A Japanese research group was awarded the ACM Gordon Bell Prize, Peak-Performance at SC11, the International Conference for High Performance Computing, Networking, Storage and Analysis, in Seattle on Nov. 17.
The scientists from RIKEN, the University of Tsukuba, the University of Tokyo and Fujitsu Ltd. obtained their research results using a "K computer," to reveal the electron states of silicon nanowires, which have attracted attention as a core material for next-generation semiconductors.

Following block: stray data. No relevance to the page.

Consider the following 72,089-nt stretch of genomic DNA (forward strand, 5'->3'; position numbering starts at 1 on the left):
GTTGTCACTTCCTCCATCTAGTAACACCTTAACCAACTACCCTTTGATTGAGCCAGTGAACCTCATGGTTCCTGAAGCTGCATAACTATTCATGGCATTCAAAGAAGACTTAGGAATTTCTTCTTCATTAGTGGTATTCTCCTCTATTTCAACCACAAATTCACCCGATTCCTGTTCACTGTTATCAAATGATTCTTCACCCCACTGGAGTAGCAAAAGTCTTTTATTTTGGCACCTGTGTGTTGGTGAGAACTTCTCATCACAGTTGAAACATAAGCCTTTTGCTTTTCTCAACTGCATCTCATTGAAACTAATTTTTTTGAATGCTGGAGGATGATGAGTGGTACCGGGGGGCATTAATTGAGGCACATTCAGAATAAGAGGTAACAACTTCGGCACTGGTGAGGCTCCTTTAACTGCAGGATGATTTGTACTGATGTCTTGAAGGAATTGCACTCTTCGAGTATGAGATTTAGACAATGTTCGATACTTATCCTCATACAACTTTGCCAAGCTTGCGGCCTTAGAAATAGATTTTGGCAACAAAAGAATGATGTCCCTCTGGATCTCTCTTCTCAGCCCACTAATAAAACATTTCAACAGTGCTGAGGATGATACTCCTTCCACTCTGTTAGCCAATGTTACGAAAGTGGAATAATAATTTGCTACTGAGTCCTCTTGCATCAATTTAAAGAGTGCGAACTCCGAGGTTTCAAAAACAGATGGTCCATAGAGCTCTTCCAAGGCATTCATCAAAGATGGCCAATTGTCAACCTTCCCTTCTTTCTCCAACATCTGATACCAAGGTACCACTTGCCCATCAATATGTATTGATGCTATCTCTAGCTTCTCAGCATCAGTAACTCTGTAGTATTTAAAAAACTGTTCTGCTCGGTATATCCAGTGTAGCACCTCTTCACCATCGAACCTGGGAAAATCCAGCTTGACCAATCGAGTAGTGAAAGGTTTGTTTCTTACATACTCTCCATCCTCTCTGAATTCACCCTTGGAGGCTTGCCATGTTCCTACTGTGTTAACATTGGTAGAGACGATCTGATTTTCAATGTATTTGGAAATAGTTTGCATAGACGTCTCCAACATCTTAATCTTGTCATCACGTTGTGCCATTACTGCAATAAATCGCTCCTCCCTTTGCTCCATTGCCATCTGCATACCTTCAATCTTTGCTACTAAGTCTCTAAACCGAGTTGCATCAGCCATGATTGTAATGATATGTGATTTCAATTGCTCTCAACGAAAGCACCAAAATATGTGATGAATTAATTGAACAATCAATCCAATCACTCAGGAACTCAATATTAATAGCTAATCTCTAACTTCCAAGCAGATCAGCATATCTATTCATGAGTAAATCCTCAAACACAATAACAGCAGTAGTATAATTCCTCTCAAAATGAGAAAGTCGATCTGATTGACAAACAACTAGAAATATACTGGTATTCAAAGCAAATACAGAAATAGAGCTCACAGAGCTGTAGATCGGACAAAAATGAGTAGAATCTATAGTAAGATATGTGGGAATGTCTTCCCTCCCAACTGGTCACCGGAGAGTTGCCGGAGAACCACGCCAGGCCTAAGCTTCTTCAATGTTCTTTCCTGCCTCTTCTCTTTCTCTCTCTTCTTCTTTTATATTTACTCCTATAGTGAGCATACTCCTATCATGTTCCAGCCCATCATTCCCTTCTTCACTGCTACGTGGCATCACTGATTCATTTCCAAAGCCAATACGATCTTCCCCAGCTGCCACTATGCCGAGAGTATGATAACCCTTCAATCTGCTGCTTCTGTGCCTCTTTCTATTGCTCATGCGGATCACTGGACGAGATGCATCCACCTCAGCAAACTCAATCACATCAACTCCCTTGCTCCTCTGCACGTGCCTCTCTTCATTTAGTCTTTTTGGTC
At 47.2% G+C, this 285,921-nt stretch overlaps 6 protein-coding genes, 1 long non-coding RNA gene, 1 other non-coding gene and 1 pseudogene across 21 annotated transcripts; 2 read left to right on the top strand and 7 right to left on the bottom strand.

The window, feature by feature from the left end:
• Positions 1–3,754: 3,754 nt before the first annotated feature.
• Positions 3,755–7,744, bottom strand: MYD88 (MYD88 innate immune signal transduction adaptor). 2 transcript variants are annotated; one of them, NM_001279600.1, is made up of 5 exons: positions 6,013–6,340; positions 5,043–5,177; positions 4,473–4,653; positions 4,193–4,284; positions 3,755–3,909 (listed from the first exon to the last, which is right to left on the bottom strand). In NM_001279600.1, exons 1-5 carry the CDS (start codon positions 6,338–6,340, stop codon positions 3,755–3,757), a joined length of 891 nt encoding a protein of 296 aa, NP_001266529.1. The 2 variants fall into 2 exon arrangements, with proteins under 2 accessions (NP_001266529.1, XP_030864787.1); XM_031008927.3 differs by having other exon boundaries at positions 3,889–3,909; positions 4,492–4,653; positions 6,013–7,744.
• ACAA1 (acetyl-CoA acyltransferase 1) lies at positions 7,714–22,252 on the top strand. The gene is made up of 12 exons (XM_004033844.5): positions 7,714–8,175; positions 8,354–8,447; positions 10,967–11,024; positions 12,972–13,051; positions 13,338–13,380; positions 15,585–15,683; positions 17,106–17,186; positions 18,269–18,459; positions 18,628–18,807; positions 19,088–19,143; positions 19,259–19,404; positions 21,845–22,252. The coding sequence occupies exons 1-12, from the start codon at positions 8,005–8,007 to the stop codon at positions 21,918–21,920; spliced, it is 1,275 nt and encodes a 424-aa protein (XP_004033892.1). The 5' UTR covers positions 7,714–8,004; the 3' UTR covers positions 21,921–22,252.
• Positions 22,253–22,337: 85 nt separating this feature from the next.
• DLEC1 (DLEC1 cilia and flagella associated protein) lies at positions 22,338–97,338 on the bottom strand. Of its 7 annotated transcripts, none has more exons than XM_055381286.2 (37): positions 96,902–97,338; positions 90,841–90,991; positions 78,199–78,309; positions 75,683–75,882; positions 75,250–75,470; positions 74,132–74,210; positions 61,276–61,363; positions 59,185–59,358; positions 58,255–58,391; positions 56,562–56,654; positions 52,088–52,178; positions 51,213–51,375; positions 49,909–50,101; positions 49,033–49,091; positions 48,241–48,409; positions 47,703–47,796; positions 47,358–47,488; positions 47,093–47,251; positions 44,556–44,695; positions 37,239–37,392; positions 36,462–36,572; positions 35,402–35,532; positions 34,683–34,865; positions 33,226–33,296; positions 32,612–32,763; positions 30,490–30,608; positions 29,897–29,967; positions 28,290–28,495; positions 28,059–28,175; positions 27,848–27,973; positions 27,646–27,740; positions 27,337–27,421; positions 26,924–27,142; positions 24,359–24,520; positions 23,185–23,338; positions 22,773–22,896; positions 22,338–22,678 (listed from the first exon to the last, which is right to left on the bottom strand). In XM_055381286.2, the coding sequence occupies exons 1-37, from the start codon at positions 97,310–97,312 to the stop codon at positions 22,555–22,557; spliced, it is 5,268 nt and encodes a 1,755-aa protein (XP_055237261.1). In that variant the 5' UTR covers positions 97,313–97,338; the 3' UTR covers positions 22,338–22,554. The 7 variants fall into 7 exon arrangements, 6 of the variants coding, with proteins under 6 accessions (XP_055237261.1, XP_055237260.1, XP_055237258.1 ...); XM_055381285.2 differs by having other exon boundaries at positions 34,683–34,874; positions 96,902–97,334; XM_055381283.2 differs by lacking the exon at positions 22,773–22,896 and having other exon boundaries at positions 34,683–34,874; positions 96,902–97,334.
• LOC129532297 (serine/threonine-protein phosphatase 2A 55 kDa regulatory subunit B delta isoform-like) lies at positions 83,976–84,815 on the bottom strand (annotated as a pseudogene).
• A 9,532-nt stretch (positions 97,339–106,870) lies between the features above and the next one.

To verify the computational performance of the K computer, quantum-mechanical computations were performed on the electron states of a nanowire with approximately 100,000 atoms.
The results of the detailed calculations on the electron states of silicon nanowires, comprised of 10,000 to 40,000 atoms, clarified that electron transport characteristics will change depending on the cross-sectional shape of the nanowire.
The award marked the first time that a research group from Japan has won the Gordon Bell Prize for Peak-Performance since 2004.
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